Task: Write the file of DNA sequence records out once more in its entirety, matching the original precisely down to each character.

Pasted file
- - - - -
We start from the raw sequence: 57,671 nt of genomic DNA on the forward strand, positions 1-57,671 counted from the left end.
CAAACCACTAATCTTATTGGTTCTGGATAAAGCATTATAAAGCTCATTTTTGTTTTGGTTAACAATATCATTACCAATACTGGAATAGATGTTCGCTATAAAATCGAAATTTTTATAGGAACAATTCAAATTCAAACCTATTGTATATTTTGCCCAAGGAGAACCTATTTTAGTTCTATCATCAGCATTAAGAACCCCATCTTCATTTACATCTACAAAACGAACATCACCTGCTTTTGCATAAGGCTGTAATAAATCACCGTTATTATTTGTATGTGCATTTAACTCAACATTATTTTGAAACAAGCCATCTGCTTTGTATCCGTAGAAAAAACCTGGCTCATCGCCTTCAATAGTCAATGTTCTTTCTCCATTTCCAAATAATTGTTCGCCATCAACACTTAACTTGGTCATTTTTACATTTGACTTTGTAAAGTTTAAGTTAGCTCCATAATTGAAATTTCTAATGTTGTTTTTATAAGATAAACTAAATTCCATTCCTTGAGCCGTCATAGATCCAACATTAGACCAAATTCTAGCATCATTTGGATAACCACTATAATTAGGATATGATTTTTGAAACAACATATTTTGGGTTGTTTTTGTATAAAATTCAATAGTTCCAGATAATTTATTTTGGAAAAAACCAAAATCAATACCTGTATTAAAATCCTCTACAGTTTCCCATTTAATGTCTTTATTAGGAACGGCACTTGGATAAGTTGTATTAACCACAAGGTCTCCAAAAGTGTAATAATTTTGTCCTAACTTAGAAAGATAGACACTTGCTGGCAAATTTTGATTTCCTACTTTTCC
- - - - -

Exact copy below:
We start from the raw sequence: 57,671 nt of genomic DNA on the forward strand, positions 1-57,671 counted from the left end.
CAAACCACTAATCTTATTGGTTCTGGATAAAGCATTATAAAGCTCATTTTTGTTTTGGTTAACAATATCATTACCAATACTGGAATAGATGTTCGCTATAAAATCGAAATTTTTATAGGAACAATTCAAATTCAAACCTATTGTATATTTTGCCCAAGGAGAACCTATTTTAGTTCTATCATCAGCATTAAGAACCCCATCTTCATTTACATCTACAAAACGAACATCACCTGCTTTTGCATAAGGCTGTAATAAATCACCGTTATTATTTGTATGTGCATTTAACTCAACATTATTTTGAAACAAGCCATCTGCTTTGTATCCGTAGAAAAAACCTGGCTCATCGCCTTCAATAGTCAATGTTCTTTCTCCATTTCCAAATAATTGTTCGCCATCAACACTTAACTTGGTCATTTTTACATTTGACTTTGTAAAGTTTAAGTTAGCTCCATAATTGAAATTTCTAATGTTGTTTTTATAAGATAAACTAAATTCCATTCCTTGAGCCGTCATAGATCCAACATTAGACCAAATTCTAGCATCATTTGGATAACCACTATAATTAGGATATGATTTTTGAAACAACATATTTTGGGTTGTTTTTGTATAAAATTCAATAGTTCCAGATAATTTATTTTGGAAAAAACCAAAATCAATACCTGTATTAAAATCCTCTACAGTTTCCCATTTAATGTCTTTATTAGGAACGGCACTTGGATAAGTTGTATTAACCACAAGGTCTCCAAAAGTGTAATAATTTTGTCCTAACTTAGAAAGATAGACACTTGCTGGCAAATTTTGATTTCCTACTTTTCC